17. ^ Beyond3D report, retrieved September 13, 2007
  18. ^ Beyond3D R600 review, retrieved September 25, 2007
  19. ^ "Radeon HD 2900 PRO 1GB Out Now: Foot-long Heatsink Optional". WIRED. Retrieved 2018-10-26.
  20. ^ "ATI Radeon HD 2900 PRO Specs". TechPowerUp. Retrieved 2018-10-26.
  21. ^ "HIS Unveils ATI Radeon HD 2900 Pro 512MB PCIe". TechPowerUp. Retrieved 2018-10-26.
  22. ^ Mobility Radeon HD 2400 specifications Archived 2010-04-02 at the Wayback Machine and Mobility Radeon HD 2400 XT specifications Archived 2010-02-09 at the Wayback Machine
  23. ^ HD 2600 specifications Archived 2010-03-05 at the Wayback Machine and HD 2600 XT specifications Archived 2010-02-11 at the Wayback Machine
  24. ^ ATI Vendor ID page Archived 2010-06-19 at the Wayback Machine
  25. ^ Hexus.net report: Welcome to the world's fastest laptop, brought to you by Intel and ATI, retrieved April 8, 2008
  26. ^ "AMD Radeon HD 6900 (AMD Cayman) series graphics cards". HWlab. hw-lab.com. December 19, 2010. Archived from the original on August 23, 2022. Retrieved August 23, 2022. New VLIW4 architecture of stream processors allowed to save area of each SIMD by 10%, while performing the same compared to previous VLIW5 architecture
  27. ^ "GPU Specs Database". TechPowerUp. Retrieved August 23, 2022.
  28. ^ "NPOT Texture (OpenGL Wiki)". Khronos Group. Retrieved February 10, 2021.
  29. ^ "AMD Radeon Software Crimson Edition Beta". AMD. Retrieved 2018-04-20.
  30. ^ "Mesamatrix". mesamatrix.net. Retrieved 2018-04-22.
  31. ^ "RadeonFeature". X.Org Foundation. Retrieved 2018-04-20.
  32. ^ "AMD Radeon RX 6800 XT Specs". TechPowerUp. Retrieved January 1, 2021.
  33. ^ "AMD Launches The Radeon PRO W7500/W7600 RDNA3 GPUs". Phoronix. 3 August 2023. Retrieved 4 September 2023.
  34. ^ "AMD Radeon Pro 5600M Grafikkarte". TopCPU.net (in German). Retrieved 4 September 2023.
  35. ^ a b c Killian, Zak (March 22, 2017). "AMD publishes patches for Vega support on Linux". Tech Report. Retrieved March 23, 2017.
  36. ^ Larabel, Michael (September 15, 2020). "AMD Radeon Navi 2 / VCN 3.0 Supports AV1 Video Decoding". Phoronix. Retrieved January 1, 2021.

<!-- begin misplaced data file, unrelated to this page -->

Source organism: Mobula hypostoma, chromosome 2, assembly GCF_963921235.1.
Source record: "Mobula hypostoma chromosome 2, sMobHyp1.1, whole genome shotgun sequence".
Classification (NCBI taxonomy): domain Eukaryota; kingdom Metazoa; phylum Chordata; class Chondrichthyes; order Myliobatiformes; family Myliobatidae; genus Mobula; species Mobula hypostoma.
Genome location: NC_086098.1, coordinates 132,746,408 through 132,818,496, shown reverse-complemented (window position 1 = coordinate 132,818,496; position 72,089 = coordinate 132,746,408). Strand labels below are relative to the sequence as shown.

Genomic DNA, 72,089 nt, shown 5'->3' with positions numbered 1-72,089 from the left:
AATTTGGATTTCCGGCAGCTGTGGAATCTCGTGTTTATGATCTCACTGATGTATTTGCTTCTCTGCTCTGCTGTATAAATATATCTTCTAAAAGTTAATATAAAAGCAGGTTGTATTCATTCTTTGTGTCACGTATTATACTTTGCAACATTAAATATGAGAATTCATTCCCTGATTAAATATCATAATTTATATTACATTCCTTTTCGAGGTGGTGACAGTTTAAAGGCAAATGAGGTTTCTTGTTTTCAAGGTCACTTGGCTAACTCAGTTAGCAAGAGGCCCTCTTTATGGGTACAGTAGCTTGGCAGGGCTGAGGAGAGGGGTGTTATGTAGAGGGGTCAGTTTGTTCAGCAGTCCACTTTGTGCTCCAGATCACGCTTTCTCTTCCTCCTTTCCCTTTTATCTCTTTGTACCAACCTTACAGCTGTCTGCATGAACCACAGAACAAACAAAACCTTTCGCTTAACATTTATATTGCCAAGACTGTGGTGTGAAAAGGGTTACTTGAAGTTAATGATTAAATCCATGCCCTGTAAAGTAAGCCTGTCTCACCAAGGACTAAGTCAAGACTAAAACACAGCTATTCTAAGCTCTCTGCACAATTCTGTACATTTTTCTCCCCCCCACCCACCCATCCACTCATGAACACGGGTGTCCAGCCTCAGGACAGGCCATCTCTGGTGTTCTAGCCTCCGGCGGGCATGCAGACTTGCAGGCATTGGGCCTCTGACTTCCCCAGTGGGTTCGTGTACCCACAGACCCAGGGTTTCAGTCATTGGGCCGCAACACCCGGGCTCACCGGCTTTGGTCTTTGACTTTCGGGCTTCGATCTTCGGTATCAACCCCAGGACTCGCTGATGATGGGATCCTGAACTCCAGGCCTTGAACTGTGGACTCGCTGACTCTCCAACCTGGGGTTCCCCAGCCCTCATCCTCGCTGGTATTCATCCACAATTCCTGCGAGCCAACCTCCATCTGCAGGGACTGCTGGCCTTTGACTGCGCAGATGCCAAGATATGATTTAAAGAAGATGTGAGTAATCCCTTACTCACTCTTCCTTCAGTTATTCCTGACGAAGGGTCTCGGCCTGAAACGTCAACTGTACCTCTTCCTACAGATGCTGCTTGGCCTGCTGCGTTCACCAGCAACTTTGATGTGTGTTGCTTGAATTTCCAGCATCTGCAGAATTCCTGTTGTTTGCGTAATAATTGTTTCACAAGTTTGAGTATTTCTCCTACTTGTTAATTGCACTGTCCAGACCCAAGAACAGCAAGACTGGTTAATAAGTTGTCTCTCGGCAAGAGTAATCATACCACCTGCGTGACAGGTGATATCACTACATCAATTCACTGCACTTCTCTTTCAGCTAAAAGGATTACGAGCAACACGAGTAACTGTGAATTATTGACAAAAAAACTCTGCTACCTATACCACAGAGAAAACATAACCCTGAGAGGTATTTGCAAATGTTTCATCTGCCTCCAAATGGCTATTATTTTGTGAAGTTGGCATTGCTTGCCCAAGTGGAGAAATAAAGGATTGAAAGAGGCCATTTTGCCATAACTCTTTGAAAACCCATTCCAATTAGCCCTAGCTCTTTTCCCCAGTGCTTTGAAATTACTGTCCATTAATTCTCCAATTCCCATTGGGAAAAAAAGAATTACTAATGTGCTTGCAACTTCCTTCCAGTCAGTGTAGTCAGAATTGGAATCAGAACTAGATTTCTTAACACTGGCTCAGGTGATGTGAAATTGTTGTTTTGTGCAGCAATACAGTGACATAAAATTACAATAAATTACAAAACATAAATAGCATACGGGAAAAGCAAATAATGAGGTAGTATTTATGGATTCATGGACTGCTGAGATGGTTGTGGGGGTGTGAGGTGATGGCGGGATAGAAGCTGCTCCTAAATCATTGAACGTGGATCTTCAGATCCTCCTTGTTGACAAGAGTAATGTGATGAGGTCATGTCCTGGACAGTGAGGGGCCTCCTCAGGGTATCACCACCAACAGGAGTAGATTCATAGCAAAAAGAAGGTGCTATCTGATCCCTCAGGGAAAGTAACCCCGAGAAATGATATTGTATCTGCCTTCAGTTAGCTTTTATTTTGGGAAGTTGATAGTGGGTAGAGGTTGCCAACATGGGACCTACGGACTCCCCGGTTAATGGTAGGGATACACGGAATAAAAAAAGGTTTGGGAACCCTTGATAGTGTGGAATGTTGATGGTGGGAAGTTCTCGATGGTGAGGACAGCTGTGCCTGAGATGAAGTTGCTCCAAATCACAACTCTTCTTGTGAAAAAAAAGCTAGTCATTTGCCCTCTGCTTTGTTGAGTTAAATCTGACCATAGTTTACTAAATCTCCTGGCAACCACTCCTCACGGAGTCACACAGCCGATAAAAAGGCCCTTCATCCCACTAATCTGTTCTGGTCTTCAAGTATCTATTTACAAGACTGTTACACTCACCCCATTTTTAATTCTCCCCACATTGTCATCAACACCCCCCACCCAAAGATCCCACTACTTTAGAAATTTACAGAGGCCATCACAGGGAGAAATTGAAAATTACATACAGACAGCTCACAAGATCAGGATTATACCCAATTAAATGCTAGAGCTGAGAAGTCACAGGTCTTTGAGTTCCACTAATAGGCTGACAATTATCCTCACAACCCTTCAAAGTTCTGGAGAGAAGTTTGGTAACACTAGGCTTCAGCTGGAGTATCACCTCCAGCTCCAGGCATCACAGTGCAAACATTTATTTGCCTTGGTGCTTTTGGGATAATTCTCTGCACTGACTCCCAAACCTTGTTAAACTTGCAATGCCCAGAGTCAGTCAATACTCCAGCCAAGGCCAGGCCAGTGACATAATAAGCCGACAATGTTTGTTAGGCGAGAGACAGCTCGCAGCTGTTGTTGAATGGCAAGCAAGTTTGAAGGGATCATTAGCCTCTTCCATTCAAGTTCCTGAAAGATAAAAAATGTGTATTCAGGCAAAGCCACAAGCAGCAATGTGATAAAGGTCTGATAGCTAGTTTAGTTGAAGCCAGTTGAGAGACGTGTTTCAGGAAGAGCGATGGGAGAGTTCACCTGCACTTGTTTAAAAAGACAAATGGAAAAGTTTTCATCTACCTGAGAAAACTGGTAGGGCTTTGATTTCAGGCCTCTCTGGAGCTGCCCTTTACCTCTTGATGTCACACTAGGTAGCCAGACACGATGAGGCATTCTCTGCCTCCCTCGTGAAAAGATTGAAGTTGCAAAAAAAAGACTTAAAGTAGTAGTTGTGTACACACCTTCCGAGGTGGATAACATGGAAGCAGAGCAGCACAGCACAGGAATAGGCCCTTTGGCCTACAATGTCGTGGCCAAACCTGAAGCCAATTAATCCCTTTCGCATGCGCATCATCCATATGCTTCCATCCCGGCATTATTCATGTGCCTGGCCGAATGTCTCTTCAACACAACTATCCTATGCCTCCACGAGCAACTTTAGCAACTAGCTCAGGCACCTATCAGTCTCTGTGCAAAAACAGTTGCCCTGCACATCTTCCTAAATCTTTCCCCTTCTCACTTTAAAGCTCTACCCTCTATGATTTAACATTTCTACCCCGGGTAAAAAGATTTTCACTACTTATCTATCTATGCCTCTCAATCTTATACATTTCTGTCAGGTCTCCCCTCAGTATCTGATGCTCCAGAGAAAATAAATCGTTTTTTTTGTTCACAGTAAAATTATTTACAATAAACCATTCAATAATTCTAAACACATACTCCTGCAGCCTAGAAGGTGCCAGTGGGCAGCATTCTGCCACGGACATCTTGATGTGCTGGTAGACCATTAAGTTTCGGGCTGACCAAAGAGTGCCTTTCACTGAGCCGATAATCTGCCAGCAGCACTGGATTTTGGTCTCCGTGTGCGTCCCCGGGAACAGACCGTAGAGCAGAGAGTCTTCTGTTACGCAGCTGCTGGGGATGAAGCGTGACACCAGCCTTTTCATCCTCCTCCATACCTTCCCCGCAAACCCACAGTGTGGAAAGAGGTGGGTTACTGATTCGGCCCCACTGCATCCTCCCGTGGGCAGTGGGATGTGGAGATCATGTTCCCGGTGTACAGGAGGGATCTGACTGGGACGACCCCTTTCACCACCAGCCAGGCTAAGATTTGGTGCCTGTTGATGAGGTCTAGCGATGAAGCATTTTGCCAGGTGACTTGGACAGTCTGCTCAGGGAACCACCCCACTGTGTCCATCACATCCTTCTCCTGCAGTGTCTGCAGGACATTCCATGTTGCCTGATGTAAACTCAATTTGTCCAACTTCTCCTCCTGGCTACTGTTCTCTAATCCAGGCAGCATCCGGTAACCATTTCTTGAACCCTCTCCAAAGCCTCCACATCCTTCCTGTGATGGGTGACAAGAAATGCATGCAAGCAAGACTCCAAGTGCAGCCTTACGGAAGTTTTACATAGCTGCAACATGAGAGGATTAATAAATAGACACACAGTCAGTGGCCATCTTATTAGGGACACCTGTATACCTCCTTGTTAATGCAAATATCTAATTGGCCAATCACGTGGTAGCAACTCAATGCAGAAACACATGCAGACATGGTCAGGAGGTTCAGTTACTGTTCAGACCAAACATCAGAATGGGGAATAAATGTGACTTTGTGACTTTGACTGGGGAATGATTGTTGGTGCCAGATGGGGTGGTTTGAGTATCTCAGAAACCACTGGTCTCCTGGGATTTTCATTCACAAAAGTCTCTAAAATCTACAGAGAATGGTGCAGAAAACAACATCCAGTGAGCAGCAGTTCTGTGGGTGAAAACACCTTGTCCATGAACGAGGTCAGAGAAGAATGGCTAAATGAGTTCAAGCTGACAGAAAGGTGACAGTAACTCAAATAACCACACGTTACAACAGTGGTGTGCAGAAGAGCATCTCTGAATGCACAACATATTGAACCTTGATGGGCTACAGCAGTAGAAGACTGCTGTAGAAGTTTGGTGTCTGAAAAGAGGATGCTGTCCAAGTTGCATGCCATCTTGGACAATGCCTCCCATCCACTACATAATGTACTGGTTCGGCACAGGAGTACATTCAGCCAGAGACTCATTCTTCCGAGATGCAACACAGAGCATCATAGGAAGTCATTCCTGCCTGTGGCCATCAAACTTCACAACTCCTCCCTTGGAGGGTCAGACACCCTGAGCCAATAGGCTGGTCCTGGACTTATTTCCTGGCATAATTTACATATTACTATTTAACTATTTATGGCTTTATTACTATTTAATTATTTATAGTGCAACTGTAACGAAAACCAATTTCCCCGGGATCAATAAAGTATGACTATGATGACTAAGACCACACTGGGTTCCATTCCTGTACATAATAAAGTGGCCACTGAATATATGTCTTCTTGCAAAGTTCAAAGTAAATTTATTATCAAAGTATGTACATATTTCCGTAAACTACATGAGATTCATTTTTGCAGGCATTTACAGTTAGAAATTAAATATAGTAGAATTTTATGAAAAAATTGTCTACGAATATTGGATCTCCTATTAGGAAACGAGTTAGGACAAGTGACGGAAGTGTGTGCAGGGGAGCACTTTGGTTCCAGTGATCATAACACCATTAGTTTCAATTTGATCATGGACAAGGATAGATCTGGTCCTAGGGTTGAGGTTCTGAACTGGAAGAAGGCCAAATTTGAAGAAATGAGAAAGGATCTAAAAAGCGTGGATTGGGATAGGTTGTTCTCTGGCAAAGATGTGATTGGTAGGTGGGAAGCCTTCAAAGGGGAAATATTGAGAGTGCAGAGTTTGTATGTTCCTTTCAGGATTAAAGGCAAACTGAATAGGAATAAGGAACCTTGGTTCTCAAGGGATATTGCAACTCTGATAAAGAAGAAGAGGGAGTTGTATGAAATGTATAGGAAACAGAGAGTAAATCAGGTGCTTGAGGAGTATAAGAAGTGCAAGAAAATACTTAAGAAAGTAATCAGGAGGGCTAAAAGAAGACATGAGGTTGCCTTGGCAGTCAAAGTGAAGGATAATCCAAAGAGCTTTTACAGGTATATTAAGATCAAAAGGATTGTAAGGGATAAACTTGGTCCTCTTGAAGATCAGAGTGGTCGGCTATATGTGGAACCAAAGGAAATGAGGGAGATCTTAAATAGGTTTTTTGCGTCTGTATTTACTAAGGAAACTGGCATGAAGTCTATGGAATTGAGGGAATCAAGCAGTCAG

37. ^ Edmonds, Rich (February 4, 2022). "ASUS Dual RX 6600 GPU review: Rock-solid 1080p gaming with impressive thermals". Windows Central. Retrieved November 1, 2022.
  38. ^ "Radeon's next-generation Vega architecture" (PDF). Radeon Technologies Group (AMD). Archived from the original (PDF) on September 6, 2018. Retrieved June 13, 2017.
  39. ^ Larabel, Michael (December 7, 2016). "The Best Features of the Linux 4.9 Kernel". Phoronix. Retrieved December 7, 2016.
  40. ^ "AMDGPU". Retrieved December 29, 2023.
  41. ^ DailyTech report
  42. ^ "ATI patches 'purple pill'". 2007-08-18. Archived from the original on 2007-08-18. Retrieved 2023-09-12.
  43. ^ Fudzilla review, retrieved February 15, 2008 Archived February 12, 2008, at the Wayback Machine
  44. ^ Legit Reviews review, retrieved February 15, 2008
  45. ^ Catalyst 8.3 release notes, retrieved March 5, 2008
  46. ^ Catalyst 8.4 release notes, retrieved April 17, 2008
  47. ^ "Advanced Micro Devices, Inc. - Unauthorized Download". A248.e.akamai.net. 2011-09-10. Retrieved 2011-09-19.
  48. ^ "Driver Support for AMD Radeon™ HD 4000, HD 3000, HD 2000 Series and Older Graphics Products". AMD.
  49. ^ AGP issue on AMD support page
  50. ^ guru3D discussion thread
  51. ^ "RadeonFeature". Xorg.freedesktop.org. Retrieved 2014-07-06.
  52. ^ "AMD Developer Guideds". Archived from the original on 2013-07-16.
  53. ^ Advanced Micro Devices, Inc. R600-Family Instruction Set Architecture Archived 2009-02-05 at the Wayback Machine, X.org website, June 11, 2008.
  54. ^ Advanced Micro Devices, Inc. Radeon R6xx/R7xx 3D Register Reference Guide Archived 2009-02-05 at the Wayback Machine, X.org website, January 26, 2009.

External links[edit]